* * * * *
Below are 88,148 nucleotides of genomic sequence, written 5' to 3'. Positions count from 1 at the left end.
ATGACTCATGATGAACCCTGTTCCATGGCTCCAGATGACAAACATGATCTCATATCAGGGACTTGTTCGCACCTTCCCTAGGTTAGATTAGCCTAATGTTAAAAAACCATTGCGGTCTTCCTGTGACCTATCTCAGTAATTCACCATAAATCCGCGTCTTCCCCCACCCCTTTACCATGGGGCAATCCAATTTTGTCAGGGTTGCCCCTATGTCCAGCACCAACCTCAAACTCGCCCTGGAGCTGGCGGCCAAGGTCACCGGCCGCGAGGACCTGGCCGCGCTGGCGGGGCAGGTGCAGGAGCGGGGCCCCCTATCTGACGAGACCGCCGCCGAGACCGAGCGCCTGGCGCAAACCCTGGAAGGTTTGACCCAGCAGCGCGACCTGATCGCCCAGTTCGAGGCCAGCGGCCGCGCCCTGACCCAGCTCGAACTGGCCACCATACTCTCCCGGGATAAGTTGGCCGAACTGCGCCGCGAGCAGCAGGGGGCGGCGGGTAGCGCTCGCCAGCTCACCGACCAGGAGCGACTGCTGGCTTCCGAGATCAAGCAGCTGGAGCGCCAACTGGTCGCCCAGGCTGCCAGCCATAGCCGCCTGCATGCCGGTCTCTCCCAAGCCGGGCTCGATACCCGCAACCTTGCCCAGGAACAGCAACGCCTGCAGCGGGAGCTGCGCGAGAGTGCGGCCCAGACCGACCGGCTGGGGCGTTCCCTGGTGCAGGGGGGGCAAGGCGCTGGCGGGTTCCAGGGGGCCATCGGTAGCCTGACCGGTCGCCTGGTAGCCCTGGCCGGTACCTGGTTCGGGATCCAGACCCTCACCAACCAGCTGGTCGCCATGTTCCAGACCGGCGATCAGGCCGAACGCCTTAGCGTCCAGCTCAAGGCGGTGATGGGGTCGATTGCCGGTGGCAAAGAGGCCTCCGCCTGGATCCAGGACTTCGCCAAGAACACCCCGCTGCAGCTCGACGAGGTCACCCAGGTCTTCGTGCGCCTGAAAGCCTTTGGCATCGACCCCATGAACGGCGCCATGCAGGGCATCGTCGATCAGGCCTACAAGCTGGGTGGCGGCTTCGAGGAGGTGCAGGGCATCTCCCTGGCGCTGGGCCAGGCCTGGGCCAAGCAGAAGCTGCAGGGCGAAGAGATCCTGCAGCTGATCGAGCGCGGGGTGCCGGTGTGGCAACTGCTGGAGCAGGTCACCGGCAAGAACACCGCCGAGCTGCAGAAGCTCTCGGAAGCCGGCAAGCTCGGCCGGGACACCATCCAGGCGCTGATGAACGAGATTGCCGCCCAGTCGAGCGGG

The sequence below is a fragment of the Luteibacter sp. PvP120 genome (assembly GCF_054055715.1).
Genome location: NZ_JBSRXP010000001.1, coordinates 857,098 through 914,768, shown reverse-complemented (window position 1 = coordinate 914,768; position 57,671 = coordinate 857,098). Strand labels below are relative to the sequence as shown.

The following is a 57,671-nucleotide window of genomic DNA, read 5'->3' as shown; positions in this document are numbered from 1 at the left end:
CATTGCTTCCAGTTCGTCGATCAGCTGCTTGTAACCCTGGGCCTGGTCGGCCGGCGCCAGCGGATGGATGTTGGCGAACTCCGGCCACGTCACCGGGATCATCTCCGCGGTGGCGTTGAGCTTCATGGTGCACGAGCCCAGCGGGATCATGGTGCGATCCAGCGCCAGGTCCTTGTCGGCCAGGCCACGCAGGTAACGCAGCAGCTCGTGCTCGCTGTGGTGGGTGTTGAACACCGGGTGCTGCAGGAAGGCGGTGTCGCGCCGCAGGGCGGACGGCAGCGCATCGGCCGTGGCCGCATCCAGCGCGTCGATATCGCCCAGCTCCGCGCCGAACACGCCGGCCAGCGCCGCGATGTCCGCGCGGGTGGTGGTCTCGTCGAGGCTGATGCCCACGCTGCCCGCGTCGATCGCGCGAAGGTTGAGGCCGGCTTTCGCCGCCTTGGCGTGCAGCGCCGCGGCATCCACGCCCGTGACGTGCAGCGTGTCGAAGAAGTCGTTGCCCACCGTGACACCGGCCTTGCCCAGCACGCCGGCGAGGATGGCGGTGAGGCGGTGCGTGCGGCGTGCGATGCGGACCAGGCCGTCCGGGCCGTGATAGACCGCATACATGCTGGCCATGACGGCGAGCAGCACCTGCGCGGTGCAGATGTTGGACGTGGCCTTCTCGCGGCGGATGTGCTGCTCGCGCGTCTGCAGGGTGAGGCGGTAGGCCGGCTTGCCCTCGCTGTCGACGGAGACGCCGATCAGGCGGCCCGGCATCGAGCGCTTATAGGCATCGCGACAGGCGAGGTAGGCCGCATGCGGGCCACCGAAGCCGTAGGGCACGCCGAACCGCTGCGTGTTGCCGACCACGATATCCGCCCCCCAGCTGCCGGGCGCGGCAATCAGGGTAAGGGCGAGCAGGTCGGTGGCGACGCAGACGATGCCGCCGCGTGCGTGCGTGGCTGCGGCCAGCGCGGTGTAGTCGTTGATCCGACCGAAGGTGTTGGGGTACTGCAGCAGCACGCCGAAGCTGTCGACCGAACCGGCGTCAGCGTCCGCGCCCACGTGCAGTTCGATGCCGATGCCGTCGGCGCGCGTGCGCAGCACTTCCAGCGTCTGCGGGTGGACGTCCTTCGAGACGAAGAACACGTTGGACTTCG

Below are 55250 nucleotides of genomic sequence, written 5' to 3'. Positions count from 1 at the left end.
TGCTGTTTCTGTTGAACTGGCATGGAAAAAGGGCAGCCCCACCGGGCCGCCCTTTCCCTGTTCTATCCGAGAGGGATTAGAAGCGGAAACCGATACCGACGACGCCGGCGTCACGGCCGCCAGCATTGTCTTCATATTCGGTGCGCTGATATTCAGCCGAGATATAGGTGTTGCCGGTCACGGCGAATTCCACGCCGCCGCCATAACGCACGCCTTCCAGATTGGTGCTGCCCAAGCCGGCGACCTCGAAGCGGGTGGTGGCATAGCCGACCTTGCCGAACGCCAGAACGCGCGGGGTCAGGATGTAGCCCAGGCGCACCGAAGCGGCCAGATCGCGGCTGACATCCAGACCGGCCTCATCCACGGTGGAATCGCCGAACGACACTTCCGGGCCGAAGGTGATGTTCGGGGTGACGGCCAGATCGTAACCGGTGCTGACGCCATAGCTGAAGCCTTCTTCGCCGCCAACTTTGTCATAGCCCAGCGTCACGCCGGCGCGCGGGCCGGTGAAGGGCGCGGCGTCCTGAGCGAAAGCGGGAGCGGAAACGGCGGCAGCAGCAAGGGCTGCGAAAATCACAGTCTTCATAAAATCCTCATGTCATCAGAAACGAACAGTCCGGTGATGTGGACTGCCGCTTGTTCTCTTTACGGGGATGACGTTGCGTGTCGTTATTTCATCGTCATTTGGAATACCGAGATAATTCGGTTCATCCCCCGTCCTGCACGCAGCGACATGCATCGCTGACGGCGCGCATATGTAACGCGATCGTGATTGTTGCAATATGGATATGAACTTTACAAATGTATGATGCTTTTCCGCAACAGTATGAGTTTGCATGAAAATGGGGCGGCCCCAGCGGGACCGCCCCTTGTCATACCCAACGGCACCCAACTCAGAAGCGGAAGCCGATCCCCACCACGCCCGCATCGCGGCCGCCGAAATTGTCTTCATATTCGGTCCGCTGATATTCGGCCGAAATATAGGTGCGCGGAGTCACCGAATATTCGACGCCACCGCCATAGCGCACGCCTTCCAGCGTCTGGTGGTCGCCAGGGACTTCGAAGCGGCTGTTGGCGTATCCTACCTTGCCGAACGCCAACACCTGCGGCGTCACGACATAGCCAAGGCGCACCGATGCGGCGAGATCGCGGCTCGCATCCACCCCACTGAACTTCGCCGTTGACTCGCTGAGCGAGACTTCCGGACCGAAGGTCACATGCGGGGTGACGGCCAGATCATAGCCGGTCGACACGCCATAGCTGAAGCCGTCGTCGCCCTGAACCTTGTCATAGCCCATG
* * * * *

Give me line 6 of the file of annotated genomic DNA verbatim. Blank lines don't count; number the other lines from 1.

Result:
CATTGCTTCCAGTTCGTCGATCAGCTGCTTGTAACCCTGGGCCTGGTCGGCCGGCGCCAGCGGATGGATGTTGGCGAACTCCGGCCACGTCACCGGGATCATCTCCGCGGTGGCGTTGAGCTTCATGGTGCACGAGCCCAGCGGGATCATGGTGCGATCCAGCGCCAGGTCCTTGTCGGCCAGGCCACGCAGGTAACGCAGCAGCTCGTGCTCGCTGTGGTGGGTGTTGAACACCGGGTGCTGCAGGAAGGCGGTGTCGCGCCGCAGGGCGGACGGCAGCGCATCGGCCGTGGCCGCATCCAGCGCGTCGATATCGCCCAGCTCCGCGCCGAACACGCCGGCCAGCGCCGCGATGTCCGCGCGGGTGGTGGTCTCGTCGAGGCTGATGCCCACGCTGCCCGCGTCGATCGCGCGAAGGTTGAGGCCGGCTTTCGCCGCCTTGGCGTGCAGCGCCGCGGCATCCACGCCCGTGACGTGCAGCGTGTCGAAGAAGTCGTTGCCCACCGTGACACCGGCCTTGCCCAGCACGCCGGCGAGGATGGCGGTGAGGCGGTGCGTGCGGCGTGCGATGCGGACCAGGCCGTCCGGGCCGTGATAGACCGCATACATGCTGGCCATGACGGCGAGCAGCACCTGCGCGGTGCAGATGTTGGACGTGGCCTTCTCGCGGCGGATGTGCTGCTCGCGCGTCTGCAGGGTGAGGCGGTAGGCCGGCTTGCCCTCGCTGTCGACGGAGACGCCGATCAGGCGGCCCGGCATCGAGCGCTTATAGGCATCGCGACAGGCGAGGTAGGCCGCATGCGGGCCACCGAAGCCGTAGGGCACGCCGAACCGCTGCGTGTTGCCGACCACGATATCCGCCCCCCAGCTGCCGGGCGCGGCAATCAGGGTAAGGGCGAGCAGGTCGGTGGCGACGCAGACGATGCCGCCGCGTGCGTGCGTGGCTGCGGCCAGCGCGGTGTAGTCGTTGATCCGACCGAAGGTGTTGGGGTACTGCAGCAGCACGCCGAAGCTGTCGACCGAACCGGCGTCAGCGTCCGCGCCCACGTGCAGTTCGATGCCGATGCCGTCGGCGCGCGTGCGCAGCACTTCCAGCGTCTGCGGGTGGACGTCCTTCGAGACGAAGAACACGTTGGACTTCG